Princess Sophia Duleep Singh (1876 -1948), pictured above, was the daughter of deposed Maharaja Duleep Singh and goddaughter of Queen Victoria. She was born in Belgravia in 1876 and spent her early childhood in Elvedon Hall in Suffolk.
Her father rebuilt the Hall with an Italianate exterior and palatial Mughal interior filled with luxurious textiles and furnishings. Exotic animals and birds, including golden pheasants, parrots and peacocks, could be seen in the gardens, and the family enjoyed English aristocratic pursuits such as riding and shooting.
However, this changed when Sophia’s parent’s relationship ended, and the Maharaja spent his final years in Paris, campaigning to return to the throne of Lahore. When Sophia’s mother died in 1887, Queen Victoria appointed Arthur Craigie Oliphant as guardian to Sophia and her sisters.
On her father’s death, Princess Sophia inherited a sizeable fortune, and in 1896, Queen Victoria gave her Faraday House, part of the Hampton Court Estate, as a grace and favour residence. She was also granted a £200-a-year allowance to maintain it.
Princess Sophia joined the Women's Social and Political Union (WSPU) in 1909 and was often seen selling The Suffragette newspaper outside Hampton Court Palace. As well as campaigning and fundraising for women’s rights, she also belonged to the Women’s Tax Resistance League, whose slogan was ‘No Vote, No Tax’. As a result of her refusal to pay tax, she had valuable possessions impounded and was prosecuted several times.
On 18 November 1910, alongside Emmeline Pankhurst and Dr Elizabeth Garrett Anderson, she led a 400-strong march from Caxton Hall to Parliament Square, where they demanded to see the Prime Minister.
The Prime Minister refused to see them, and the Home Secretary ordered their expulsion. But the protestors refused to disperse, and police treated them brutally. In a demonstration that lasted over six hours, 200 women were physically and sexually assaulted. Two women later died from their injuries. The day became known as Black Friday.
Princess Sophia was involved in the clashes and rescued a fellow suffragette from the assault of a police officer. The Princess pursued the officer to ascertain his identity so she could make a formal complaint, which stated: "The policeman was unnecessarily and brutally rough, and Princess Sophia hopes he will be suitably punished."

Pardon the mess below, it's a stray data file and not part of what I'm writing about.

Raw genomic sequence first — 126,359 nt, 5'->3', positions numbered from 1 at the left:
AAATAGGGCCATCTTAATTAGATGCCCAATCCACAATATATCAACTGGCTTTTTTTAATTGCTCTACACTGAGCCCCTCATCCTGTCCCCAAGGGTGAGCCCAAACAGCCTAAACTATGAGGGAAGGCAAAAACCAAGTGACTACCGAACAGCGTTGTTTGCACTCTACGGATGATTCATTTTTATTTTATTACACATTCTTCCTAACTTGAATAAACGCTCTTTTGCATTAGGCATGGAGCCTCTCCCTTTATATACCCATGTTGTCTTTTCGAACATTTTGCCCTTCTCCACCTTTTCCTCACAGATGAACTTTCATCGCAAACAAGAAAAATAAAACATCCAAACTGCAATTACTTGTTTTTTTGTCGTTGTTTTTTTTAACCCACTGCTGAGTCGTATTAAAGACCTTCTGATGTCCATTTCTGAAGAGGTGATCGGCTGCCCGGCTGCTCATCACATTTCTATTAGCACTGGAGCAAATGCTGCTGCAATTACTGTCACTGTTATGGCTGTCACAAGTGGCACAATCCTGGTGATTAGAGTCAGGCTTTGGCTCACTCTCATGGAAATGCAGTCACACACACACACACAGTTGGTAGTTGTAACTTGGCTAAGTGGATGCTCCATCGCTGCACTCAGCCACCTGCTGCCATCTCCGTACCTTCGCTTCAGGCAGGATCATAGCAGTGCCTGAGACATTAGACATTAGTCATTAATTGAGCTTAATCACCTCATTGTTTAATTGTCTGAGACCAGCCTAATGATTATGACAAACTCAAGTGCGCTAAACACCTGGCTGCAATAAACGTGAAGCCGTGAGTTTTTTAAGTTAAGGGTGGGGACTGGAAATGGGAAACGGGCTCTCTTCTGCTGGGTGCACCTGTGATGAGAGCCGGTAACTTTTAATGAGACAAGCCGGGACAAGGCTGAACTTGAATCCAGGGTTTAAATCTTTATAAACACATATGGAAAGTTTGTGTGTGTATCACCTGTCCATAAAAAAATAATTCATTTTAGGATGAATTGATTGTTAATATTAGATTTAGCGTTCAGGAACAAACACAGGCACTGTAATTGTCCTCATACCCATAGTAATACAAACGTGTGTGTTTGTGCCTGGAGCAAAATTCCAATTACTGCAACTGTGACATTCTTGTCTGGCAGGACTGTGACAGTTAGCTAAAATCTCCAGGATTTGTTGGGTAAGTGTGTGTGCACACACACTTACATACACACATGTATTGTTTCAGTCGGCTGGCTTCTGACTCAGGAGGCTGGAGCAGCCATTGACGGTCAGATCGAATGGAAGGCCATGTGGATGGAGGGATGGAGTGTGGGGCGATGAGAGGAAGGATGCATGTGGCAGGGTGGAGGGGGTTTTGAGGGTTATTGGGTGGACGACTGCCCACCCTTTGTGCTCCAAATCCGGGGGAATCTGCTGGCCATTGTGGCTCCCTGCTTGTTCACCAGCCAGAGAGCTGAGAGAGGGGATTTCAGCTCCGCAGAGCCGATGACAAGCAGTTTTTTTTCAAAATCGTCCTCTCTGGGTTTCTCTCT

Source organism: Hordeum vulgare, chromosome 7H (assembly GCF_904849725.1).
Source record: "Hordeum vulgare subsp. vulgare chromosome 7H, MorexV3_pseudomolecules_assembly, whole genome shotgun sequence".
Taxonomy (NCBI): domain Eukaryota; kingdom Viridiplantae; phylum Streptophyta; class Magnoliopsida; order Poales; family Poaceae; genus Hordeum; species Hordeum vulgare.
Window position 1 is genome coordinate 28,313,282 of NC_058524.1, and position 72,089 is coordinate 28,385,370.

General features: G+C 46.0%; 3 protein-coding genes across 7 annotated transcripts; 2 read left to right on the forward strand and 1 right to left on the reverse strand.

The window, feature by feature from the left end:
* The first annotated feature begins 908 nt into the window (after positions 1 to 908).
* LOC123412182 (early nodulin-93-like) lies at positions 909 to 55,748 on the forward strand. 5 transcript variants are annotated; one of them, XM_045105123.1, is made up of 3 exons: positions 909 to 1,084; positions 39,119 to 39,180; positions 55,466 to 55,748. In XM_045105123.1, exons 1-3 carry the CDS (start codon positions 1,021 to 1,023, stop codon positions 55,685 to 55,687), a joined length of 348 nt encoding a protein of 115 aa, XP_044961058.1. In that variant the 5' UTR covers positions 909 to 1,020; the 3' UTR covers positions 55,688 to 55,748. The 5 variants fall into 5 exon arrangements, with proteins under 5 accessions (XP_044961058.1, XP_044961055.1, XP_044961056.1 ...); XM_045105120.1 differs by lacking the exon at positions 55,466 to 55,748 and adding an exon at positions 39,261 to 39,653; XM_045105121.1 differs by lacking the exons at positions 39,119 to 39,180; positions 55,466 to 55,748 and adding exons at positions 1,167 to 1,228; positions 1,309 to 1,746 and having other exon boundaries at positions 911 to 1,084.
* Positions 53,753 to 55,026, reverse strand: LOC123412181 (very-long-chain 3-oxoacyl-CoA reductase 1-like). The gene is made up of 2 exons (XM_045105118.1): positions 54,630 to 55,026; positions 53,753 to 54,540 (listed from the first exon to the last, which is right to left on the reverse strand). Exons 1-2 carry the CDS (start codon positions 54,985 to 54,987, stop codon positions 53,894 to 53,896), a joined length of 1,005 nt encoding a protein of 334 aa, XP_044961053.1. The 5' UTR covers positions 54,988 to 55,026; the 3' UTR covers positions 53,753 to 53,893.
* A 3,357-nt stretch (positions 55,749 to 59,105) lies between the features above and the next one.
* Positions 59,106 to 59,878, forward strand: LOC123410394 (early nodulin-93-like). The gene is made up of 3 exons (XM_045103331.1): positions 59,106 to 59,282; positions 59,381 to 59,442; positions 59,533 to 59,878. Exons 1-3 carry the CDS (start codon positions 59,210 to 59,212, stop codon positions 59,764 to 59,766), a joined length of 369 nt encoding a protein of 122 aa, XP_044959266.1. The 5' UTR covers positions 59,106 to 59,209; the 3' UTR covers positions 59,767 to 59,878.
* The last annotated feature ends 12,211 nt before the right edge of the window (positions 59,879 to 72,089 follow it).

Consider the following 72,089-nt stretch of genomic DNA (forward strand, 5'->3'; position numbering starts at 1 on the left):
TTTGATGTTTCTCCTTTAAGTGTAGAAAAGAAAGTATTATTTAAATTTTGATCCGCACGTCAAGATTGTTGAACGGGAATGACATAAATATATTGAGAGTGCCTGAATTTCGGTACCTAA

The WSPU suspended activity during the First World War to support the war effort. In 1915, Princess Sophia joined 10,000 women on a Women's War Work Procession led by Emmeline Pankhurst to protest against the prohibition of a female volunteer force.
During the war, Princess Sophia helped thousands of Indian soldiers and Lascars fighting for the Allied Powers. In 1916, she and other Indian women raised money for the Red Cross, selling Indian flags at Dewar House in Haymarket as part of the 'Our Day' celebration of the anniversary of the British Red Cross.
Princess Sophia also volunteered as a British Red Cross Voluntary Aid Detachment nurse, serving at an auxiliary military hospital from October 1915 to January 1917, tending to wounded Indian soldiers evacuated from the Western Front.
After the war, Princess Sophia joined the Suffragette Fellowship and remained a member until her death. During the Second World War, she moved to Coalhatch House in Buckinghamshire, where she housed evacuees from London.
When she was asked about her interests for her entry in Who’s Who, she said: ‘The advancement of women’.
Princess Sophia died in her sleep on 22 August 1948. On her instructions, she was cremated according to Sikh rites and her ashes taken to India.
On 15 February 2018, the Royal Mail issued a commemorative stamp set "Votes for Women" with Princess Sophia depicted on the £1.57 stamp selling The Suffragette newspaper. Her name and picture, alongside 58 other women's suffrage supporters, can be seen on the plinth of the statue of Millicent Fawcett unveiled in April 2018 in Parliament Square in London.